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The Life & Journey of a Professional Open-Source Developer

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My story of becoming an open-source developer, with lessons learned.

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The Life & Journey of a Professional Open-Source Developer

  1. 1. The Life and Journey of a Professional Open-Source Developer Bob McWhirter
  2. 2. Note! At any point, ask any questions you want.
  3. 3. Director of Research & Prototyping
 JBoss Middleware, Red Hat Project co-lead of WildFly Swarm At Red Hat for almost 10 years
  4. 4. How did I get here?
  5. 5. via open-source!
  6. 6. Studied theatre at university building scenery
  7. 7. Moved into graphic design. On paper. Newsletters. Menus. Business cards.
  8. 8. Remember, this was 1997
  9. 9. Then websites… And someone wanted a shopping cart.
  10. 10. WTF is cgi-bin?
  11. 11. And Apache?
  12. 12. Perl? You’ve got to be kidding me.
  13. 13. *sigh*
  14. 14. I’d done Apple //e BASIC in 3rd grade
  15. 15. And Logo
  16. 16. Perl
  17. 17. C++
  18. 18. ACE Washington University
  19. 19. Use. Learn. Find bugs. Submit patch.
  20. 20. Makefiles Not awesome. Not fast.
  21. 21. Academic writings are form of open-source.
  22. 22. Wait, what happened to my hammer? Or menus? Or business cards? Or websites?
  23. 23. First Software Engineering Job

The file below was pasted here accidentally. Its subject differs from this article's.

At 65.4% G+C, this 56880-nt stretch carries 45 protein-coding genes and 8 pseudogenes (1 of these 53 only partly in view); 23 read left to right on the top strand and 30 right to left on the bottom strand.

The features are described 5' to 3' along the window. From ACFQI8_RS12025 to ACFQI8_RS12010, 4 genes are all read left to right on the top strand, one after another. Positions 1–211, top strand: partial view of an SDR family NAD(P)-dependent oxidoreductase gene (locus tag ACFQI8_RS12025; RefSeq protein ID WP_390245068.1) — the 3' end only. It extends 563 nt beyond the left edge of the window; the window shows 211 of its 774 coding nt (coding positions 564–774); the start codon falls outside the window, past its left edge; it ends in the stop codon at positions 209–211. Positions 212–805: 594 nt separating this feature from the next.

24. 24. ACE iFleet Giant Build Cluster Bake Bob
  25. 25. Hired!
  26. 26. Linux Emacs C++ Java Loved Open-Source Released Open-Source
  27. 27. werkflow JDOM dom4j Jaxen XPath jakarta-* (apache)
  28. 28. Second Software Engineering Job
  29. 29. CAPS Logistics
  30. 30. The Java Guy at a DCOM shop.
  31. 31. Lots of free time.
  32. 32. • Business rules • Heuristics for solving vehicle routing & scheduling • ILOG JRules was too expensive • Lots of academic papers available
  33. 33. • Strong project leaders • Autonomy • Better tools (JIRA, Subversion) • Commercial-friendly • Not Apache Software Foundation
  34. 34. • Consulting around open-source strategies • Helped clients (JotSpot, BEA) work with OSS communities
  35. 35. I missed engineering
  36. 36. TorqueBox JRuby on JBossAS
  37. 37. Hire the JRuby guys
  38. 38. Microservices with WildFly
  39. 39. Lessons Learned:
  40. 40. Start with small contributions.
  41. 41. Documentation and bug reports are contributions.
  42. 42. Contributing to forums & lists are contributions.
  43. 43. Implement from specifications or RFCs.
  44. 44. Communication is important.
  45. 45. Learn tools to communicate across space and time.
  46. 46. Good bug reports
  47. 47. Good commit messages
  48. 48. Good emails
  49. 49. Friendliness is important.
  50. 50. Scratch an itch.
  51. 51. Someone else probably has the same itch.
  52. 52. Strong opinions, Weakly held.
  53. 53. You can be a commercial-friendly open-source zealot.
  54. 54. Continuous self-promotion.
  55. 55. (like this today)
  56. 56. Champion others.
  57. 57. Open-source builds reputation.
  58. 58. Closed-source jobs make you “go dark”.
  59. 59. Open-source helps you learn.
  60. 60. Open-source helps you make connections.
  61. 61. At Red Hat, we hire from the community.
  62. 62. Community is everywhere.
  63. 63. To recap:
  64. 64. • You can learn via open-source • You can improve via open-source • You can make a career of open-source
  65. 65. Thank you! Questions?

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